I read this non-fiction book after reading the fiction book, The Water Knife, which mentions Cadillac Desert multiple times. Indeed, Cadillac Desert clearly served as a major motivator behind Bacigalupi's novel. So I figured, hey let's do a one-two, fiction-nonfiction combo.

Okay, so this book is about the water works of the Southeast and the cities and organizations that guided them. Los Angeles, Army Corp of Engineers, Bureau of Reclamation, etc. It is superbly well-written, with rich detail no
William Liggett
Jan 02, 2018 rated it it was amazing
If you read only one book about the role of water in the west, this should be the one. Reisner recounts the complex and often violent history of efforts to control water in this dry land. Only in the last few years has water been allowed to return into the once verdant Owens Valley of California, after it was diverted through subterfuge to supply the needs of southern California. There is so much history to tell about the way the huge dams along the Colorado River were sold to the American publi ...more
Mar 11, 2008 added it
Shelves: boy-interrupted
...just a chapter or two in, i already predict this will be one of the more important books i read this decade
The message comes through loud and clear. One should not live west of the 100th meridian in the American West. As a result of ten years of research and analysis, Mark Reisner , an environmentalist from Minneapolis, writes about the on-going drought that greeted early settlers there. He details the extreme measures taken by the government and opportune business men to deal with the lack of water in areas where people likely should not have settled in the first place. Los Angeles, the 2nd largest ...more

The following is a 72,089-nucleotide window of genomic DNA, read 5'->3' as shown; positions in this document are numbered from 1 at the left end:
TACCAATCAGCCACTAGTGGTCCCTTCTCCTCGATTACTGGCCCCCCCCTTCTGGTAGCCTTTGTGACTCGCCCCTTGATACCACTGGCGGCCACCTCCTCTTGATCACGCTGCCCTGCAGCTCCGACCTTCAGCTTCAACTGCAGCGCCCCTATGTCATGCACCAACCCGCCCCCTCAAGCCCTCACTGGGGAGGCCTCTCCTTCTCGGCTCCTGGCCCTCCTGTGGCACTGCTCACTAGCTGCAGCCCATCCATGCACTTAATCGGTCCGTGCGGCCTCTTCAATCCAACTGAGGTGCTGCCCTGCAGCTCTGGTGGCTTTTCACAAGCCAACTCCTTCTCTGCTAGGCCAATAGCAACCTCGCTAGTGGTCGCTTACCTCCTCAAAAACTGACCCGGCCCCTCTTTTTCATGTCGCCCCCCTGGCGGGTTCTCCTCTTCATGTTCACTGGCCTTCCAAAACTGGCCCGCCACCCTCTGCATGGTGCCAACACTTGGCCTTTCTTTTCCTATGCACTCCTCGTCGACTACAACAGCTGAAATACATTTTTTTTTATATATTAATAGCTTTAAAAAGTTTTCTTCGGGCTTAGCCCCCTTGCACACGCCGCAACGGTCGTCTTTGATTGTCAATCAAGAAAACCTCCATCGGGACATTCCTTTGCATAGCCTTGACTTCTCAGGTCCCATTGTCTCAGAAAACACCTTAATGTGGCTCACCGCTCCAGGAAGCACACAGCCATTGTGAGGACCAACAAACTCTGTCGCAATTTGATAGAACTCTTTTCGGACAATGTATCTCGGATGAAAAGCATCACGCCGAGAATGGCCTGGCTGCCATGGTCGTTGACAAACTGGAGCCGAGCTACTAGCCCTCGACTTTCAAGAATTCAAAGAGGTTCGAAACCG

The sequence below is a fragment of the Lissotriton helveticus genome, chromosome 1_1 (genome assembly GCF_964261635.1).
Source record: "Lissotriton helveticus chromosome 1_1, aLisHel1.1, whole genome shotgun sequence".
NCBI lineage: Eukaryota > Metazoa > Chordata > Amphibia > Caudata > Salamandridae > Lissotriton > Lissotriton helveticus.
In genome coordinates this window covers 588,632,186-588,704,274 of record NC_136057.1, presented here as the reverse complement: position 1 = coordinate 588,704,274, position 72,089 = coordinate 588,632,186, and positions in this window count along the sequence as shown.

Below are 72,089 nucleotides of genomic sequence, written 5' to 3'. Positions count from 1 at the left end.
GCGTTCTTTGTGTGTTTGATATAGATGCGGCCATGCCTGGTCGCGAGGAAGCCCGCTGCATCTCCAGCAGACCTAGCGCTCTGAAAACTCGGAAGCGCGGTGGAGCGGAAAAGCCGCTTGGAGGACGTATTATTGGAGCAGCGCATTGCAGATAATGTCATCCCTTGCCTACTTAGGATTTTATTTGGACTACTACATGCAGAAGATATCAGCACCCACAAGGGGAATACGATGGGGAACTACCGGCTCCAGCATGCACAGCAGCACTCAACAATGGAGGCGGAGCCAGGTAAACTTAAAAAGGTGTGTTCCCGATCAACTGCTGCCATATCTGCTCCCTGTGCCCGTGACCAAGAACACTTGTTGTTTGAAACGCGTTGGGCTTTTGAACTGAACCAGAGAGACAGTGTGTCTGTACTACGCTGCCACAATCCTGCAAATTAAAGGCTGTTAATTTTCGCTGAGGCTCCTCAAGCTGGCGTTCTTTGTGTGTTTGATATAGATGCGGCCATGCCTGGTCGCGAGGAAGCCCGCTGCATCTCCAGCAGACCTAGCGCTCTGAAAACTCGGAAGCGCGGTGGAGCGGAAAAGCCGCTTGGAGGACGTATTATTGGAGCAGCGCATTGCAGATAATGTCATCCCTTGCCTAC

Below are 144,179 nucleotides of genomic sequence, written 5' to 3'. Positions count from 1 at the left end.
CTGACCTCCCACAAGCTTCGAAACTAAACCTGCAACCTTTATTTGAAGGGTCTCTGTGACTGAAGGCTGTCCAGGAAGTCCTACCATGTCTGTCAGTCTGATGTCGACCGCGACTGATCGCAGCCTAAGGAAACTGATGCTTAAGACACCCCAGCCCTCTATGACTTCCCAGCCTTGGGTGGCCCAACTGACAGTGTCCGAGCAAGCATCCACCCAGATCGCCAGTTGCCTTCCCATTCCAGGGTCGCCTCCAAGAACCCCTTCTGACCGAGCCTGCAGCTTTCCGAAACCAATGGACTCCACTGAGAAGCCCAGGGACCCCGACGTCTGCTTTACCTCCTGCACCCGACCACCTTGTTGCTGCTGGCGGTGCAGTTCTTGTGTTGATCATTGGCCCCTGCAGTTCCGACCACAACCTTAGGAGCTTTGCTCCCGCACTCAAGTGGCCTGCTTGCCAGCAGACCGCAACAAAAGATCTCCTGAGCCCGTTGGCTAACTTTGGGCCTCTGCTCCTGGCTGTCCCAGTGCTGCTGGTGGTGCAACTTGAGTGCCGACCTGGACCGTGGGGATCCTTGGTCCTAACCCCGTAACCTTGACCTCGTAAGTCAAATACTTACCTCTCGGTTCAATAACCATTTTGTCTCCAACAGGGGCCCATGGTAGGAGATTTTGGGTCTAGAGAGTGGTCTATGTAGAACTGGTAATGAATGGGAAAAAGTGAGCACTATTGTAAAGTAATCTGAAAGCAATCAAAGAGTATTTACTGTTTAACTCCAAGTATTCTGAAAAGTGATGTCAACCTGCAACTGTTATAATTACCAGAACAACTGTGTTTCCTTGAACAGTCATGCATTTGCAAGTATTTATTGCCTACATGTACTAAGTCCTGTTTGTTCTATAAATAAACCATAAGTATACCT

Brian Griffith
Aug 28, 2020 rated it it was amazing
Reisner's account of the American West's water wars is massively well researched and dramatically written. He explores the financial, political, and social forces demanding that a watered West be somehow engineered. The water was procured for those who could command it or pay for it, and of course there were losers all over the West. The book captures a whole era in all it's glorious unsustainability, and it was written before the age of great dams was clearly done. The only daunting thing for a ...more
Jul 03, 2018 rated it really liked it